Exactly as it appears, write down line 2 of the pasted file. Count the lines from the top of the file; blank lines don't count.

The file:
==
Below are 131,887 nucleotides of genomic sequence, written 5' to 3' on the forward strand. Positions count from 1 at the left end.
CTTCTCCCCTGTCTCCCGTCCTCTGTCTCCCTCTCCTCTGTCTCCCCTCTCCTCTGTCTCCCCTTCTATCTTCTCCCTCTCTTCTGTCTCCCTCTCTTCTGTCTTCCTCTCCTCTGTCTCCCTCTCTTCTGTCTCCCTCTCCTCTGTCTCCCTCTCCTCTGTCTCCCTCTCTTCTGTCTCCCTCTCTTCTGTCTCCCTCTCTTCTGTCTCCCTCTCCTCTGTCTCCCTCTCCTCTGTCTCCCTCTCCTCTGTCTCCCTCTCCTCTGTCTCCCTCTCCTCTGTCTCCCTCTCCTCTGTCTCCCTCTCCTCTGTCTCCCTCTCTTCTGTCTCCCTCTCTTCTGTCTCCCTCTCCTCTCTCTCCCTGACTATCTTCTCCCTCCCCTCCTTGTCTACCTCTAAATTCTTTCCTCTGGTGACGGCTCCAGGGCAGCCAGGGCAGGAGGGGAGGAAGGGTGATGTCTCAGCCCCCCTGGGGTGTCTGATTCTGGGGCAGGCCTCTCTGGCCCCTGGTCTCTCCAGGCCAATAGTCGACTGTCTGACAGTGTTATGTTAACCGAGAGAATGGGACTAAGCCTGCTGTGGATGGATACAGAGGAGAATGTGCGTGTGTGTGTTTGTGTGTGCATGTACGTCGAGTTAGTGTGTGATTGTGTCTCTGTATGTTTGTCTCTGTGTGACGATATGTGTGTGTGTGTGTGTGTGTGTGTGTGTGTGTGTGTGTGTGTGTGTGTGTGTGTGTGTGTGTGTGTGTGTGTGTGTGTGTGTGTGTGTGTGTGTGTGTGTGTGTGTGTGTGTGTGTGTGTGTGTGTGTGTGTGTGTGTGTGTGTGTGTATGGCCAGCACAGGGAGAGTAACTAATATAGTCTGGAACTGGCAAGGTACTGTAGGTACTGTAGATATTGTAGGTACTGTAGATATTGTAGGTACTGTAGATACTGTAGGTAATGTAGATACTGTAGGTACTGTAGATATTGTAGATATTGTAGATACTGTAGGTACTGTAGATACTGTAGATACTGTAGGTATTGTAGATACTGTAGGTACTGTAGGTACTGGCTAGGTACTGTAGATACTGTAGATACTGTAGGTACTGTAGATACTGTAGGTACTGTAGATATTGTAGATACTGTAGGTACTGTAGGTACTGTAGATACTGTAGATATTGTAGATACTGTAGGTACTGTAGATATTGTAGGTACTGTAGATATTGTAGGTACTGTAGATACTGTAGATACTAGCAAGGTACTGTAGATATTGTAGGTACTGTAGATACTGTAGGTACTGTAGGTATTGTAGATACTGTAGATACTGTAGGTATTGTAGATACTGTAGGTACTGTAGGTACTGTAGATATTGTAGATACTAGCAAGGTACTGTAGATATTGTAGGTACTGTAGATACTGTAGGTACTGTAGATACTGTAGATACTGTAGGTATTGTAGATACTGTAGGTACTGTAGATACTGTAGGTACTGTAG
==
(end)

CTTCTCCCCTGTCTCCCGTCCTCTGTCTCCCTCTCCTCTGTCTCCCCTCTCCTCTGTCTCCCCTTCTATCTTCTCCCTCTCTTCTGTCTCCCTCTCTTCTGTCTTCCTCTCCTCTGTCTCCCTCTCTTCTGTCTCCCTCTCCTCTGTCTCCCTCTCCTCTGTCTCCCTCTCTTCTGTCTCCCTCTCTTCTGTCTCCCTCTCTTCTGTCTCCCTCTCCTCTGTCTCCCTCTCCTCTGTCTCCCTCTCCTCTGTCTCCCTCTCCTCTGTCTCCCTCTCCTCTGTCTCCCTCTCCTCTGTCTCCCTCTCCTCTGTCTCCCTCTCTTCTGTCTCCCTCTCTTCTGTCTCCCTCTCCTCTCTCTCCCTGACTATCTTCTCCCTCCCCTCCTTGTCTACCTCTAAATTCTTTCCTCTGGTGACGGCTCCAGGGCAGCCAGGGCAGGAGGGGAGGAAGGGTGATGTCTCAGCCCCCCTGGGGTGTCTGATTCTGGGGCAGGCCTCTCTGGCCCCTGGTCTCTCCAGGCCAATAGTCGACTGTCTGACAGTGTTATGTTAACCGAGAGAATGGGACTAAGCCTGCTGTGGATGGATACAGAGGAGAATGTGCGTGTGTGTGTTTGTGTGTGCATGTACGTCGAGTTAGTGTGTGATTGTGTCTCTGTATGTTTGTCTCTGTGTGACGATATGTGTGTGTGTGTGTGTGTGTGTGTGTGTGTGTGTGTGTGTGTGTGTGTGTGTGTGTGTGTGTGTGTGTGTGTGTGTGTGTGTGTGTGTGTGTGTGTGTGTGTGTGTGTGTGTGTGTGTGTGTGTGTGTGTGTGTGTGTGTGTGTGTGTATGGCCAGCACAGGGAGAGTAACTAATATAGTCTGGAACTGGCAAGGTACTGTAGGTACTGTAGATATTGTAGGTACTGTAGATATTGTAGGTACTGTAGATACTGTAGGTAATGTAGATACTGTAGGTACTGTAGATATTGTAGATATTGTAGATACTGTAGGTACTGTAGATACTGTAGATACTGTAGGTATTGTAGATACTGTAGGTACTGTAGGTACTGGCTAGGTACTGTAGATACTGTAGATACTGTAGGTACTGTAGATACTGTAGGTACTGTAGATATTGTAGATACTGTAGGTACTGTAGGTACTGTAGATACTGTAGATATTGTAGATACTGTAGGTACTGTAGATATTGTAGGTACTGTAGATATTGTAGGTACTGTAGATACTGTAGATACTAGCAAGGTACTGTAGATATTGTAGGTACTGTAGATACTGTAGGTACTGTAGGTATTGTAGATACTGTAGATACTGTAGGTATTGTAGATACTGTAGGTACTGTAGGTACTGTAGATATTGTAGATACTAGCAAGGTACTGTAGATATTGTAGGTACTGTAGATACTGTAGGTACTGTAGATACTGTAGATACTGTAGGTATTGTAGATACTGTAGGTACTGTAGATACTGTAGGTACTGTAG